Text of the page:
Growing Environmental Crisis in Louisiana

Radiation released from sinkhole 15 times safe levels says expert

/ Author:  / Reviewed by: Joseph V. Madia, MD

(RxWiki News) A widening sinkhole in the tiny Louisiana town of Bayou Corne - about an hour west of New Orleans - is releasing dangerous levels of radiation. The situation grows more hazardous with the approach of Hurricane Isaac.

State air quality sampling has shown the site is releasing a variety of toxins into the air including benzene, toluene and ethylbenzene.

These chemicals frequently occur together at toxic waste sites.

The sinkhole, caused by a failed salt cavern, appeared on August 4 and quickly revealed a pit of toxic slurry. The hole is now the size of three football fields and still growing.

"Have your home tested for radon gas."

An expert in the health risks of naturally occurring radioactive material (NORM) says the situation is serious. Stanley Waligora is calling for more testing to make sure radium isn’t leaking into groundwater that could endanger human health and that of livestock.

NORM is a by-product of oil and gas operations. Proper disposal of this waste doesn’t always occur.

In addition to water contamination, Waligora has said that radioactive particles and radon gas that comes from the radium can be inhaled by the public. Radon gas is linked to lung cancer.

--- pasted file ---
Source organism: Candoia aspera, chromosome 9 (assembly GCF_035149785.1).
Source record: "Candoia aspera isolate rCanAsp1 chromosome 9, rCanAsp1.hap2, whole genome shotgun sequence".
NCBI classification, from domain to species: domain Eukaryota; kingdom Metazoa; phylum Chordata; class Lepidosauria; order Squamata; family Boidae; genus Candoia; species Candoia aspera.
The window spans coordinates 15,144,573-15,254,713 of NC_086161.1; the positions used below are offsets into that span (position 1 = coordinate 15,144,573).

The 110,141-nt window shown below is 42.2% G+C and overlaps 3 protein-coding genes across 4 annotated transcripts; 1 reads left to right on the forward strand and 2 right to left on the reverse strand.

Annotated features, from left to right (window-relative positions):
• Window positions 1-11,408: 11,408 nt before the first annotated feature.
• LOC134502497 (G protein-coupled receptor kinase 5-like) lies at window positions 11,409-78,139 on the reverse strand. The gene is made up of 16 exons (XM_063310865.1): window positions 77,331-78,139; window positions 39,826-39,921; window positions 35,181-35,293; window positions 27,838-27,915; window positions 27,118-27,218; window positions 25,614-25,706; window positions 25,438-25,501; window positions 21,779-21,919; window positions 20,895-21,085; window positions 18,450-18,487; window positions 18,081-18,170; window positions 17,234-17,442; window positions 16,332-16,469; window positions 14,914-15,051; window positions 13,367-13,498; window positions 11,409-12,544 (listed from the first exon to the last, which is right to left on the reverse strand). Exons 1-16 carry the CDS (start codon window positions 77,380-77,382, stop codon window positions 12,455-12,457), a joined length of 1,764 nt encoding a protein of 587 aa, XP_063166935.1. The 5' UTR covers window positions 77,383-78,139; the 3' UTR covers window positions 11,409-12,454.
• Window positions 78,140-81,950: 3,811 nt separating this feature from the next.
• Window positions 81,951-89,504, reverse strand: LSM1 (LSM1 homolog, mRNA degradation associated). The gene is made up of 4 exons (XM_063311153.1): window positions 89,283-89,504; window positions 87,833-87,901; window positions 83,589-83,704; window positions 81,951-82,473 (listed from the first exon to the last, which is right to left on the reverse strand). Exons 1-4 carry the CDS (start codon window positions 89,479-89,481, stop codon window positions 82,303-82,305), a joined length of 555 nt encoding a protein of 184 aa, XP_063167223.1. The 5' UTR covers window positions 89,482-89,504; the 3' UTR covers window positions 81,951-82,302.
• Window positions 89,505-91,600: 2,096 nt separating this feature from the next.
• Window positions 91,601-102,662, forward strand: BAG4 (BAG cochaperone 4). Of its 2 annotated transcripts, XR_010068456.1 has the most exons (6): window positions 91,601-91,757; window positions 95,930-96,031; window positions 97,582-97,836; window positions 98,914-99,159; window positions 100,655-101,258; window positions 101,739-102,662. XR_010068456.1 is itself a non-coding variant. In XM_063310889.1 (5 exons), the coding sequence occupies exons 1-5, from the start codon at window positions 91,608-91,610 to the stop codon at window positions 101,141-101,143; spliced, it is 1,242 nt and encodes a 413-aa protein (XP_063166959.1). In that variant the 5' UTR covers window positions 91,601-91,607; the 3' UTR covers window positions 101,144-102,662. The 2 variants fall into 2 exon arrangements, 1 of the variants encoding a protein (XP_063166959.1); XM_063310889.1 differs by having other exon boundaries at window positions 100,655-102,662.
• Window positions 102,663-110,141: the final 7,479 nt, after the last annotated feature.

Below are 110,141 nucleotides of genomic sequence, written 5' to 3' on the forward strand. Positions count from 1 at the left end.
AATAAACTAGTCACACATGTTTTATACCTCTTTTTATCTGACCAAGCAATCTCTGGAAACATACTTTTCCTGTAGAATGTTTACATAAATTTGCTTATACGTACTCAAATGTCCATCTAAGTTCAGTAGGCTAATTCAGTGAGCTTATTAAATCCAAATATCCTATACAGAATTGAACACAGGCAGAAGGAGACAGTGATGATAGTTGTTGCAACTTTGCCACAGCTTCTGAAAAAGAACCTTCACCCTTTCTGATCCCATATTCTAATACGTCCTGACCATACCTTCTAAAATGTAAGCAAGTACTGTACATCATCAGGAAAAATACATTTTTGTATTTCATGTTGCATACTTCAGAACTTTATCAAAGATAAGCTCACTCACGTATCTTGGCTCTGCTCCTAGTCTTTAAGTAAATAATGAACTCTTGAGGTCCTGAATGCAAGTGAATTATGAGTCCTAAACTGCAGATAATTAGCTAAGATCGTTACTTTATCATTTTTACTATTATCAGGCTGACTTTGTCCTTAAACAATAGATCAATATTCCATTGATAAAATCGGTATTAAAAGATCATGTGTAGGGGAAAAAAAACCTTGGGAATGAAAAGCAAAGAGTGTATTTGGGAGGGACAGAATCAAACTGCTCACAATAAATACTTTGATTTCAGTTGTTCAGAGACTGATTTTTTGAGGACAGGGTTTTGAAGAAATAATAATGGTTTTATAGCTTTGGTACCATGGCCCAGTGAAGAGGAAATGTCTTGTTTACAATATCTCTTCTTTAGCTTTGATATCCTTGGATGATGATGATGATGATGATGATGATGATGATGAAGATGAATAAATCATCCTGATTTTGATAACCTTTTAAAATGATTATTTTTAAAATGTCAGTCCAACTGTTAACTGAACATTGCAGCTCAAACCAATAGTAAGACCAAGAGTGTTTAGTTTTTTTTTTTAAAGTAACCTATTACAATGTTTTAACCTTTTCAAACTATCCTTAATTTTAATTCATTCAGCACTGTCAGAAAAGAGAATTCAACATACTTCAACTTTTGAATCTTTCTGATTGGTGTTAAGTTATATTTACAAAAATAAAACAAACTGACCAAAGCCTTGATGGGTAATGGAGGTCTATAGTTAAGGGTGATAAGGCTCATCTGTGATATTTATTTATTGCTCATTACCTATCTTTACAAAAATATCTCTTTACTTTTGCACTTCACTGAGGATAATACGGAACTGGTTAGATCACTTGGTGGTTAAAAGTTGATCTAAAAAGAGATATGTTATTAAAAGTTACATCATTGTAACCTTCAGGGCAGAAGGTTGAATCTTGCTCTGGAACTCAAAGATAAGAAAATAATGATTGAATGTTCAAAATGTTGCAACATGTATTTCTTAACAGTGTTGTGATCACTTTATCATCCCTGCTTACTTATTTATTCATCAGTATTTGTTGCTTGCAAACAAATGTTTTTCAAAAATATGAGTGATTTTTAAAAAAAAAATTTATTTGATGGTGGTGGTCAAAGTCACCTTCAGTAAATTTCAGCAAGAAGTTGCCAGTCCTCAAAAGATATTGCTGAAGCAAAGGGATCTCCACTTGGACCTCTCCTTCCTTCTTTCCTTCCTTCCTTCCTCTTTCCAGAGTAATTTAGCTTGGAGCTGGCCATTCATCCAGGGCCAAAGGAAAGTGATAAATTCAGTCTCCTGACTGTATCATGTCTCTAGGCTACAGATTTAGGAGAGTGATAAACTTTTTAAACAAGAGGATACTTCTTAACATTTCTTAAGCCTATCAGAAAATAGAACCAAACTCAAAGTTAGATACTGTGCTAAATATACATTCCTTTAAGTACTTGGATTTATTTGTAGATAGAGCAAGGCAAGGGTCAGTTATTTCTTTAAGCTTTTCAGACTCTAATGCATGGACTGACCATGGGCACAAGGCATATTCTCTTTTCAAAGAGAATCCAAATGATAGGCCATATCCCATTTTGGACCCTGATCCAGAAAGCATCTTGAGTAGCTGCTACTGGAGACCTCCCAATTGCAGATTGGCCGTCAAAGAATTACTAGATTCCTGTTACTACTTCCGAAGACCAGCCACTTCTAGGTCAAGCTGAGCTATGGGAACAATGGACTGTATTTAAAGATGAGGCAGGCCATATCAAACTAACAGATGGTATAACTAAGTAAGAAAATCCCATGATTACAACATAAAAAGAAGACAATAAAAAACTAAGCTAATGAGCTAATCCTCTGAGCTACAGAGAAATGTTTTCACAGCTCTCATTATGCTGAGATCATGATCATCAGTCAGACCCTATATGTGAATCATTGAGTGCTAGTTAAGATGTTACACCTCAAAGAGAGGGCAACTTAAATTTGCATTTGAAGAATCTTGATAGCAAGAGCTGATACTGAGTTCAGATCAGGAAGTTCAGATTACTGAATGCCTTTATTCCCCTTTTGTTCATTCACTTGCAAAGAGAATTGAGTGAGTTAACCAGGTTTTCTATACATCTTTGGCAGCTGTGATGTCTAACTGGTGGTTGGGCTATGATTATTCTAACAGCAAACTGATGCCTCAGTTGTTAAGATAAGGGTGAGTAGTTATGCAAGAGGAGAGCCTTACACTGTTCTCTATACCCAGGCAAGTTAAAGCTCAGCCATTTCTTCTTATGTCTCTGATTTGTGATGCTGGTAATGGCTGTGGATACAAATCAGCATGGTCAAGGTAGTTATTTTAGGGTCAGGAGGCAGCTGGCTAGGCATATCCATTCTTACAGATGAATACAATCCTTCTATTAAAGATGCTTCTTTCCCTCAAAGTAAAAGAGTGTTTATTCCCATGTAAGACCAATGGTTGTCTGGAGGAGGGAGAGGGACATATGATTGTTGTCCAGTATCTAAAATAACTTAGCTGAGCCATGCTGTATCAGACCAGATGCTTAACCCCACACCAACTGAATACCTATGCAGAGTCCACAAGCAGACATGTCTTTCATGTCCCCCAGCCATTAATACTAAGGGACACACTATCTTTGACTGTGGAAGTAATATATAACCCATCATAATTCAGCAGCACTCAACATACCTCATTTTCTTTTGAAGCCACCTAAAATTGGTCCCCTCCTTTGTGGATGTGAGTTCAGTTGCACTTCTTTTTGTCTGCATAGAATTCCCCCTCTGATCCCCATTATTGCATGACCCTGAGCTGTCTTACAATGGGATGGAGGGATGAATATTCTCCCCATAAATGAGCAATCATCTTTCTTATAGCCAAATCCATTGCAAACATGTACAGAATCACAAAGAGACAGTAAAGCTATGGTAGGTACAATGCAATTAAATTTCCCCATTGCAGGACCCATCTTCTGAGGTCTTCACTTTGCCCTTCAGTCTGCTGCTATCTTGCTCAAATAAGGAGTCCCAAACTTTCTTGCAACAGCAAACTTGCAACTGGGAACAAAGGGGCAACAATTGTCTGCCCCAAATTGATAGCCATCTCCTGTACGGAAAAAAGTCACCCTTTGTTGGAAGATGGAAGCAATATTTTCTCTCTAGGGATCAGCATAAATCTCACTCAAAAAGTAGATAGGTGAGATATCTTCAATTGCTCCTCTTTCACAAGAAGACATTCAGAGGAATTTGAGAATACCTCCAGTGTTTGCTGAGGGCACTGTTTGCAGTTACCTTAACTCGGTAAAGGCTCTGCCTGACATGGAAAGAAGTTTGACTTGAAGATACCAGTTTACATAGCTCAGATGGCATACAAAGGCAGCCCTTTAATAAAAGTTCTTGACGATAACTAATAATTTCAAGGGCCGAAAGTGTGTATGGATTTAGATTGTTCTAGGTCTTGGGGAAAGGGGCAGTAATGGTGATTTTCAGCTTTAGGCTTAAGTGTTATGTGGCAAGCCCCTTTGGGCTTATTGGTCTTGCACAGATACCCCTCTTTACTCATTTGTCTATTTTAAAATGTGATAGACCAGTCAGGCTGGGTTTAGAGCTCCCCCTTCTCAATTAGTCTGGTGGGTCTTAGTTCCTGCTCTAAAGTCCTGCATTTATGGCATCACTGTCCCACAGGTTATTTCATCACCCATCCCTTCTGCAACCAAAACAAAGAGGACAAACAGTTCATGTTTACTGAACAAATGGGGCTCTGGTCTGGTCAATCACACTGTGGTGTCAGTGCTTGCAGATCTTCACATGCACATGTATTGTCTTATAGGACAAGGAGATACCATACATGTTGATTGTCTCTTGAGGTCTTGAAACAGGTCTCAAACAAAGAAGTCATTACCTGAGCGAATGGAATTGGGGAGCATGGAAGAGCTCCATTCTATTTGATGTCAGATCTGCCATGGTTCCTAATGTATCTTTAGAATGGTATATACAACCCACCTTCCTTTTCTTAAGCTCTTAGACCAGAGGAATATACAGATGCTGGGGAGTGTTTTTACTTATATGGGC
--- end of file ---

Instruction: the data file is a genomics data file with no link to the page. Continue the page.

The specific types of radiation being released from the sinkhole are radium-226 and radium-228.

According to an analysis of recent test results, “Radium gives off alpha' radiation. This form of radiation is extremely dangerous if inhaled or ingested, and less dangerous if exposed by skin contact."

The salt cavern is owned by Texas Brine Co, which is monitoring the situation closely.

With the approach of Hurricane Isaac, all monitoring equipment and personnel are being removed from the area.

In a report about the situation, Walkigora wrote, “A long range plan must be developed for remedial action. Funding should be provided by the oil companies that used the cavern for disposal.”
 

Reviewed by: 
Review Date: 
August 28, 2012
Last Updated:
August 28, 2012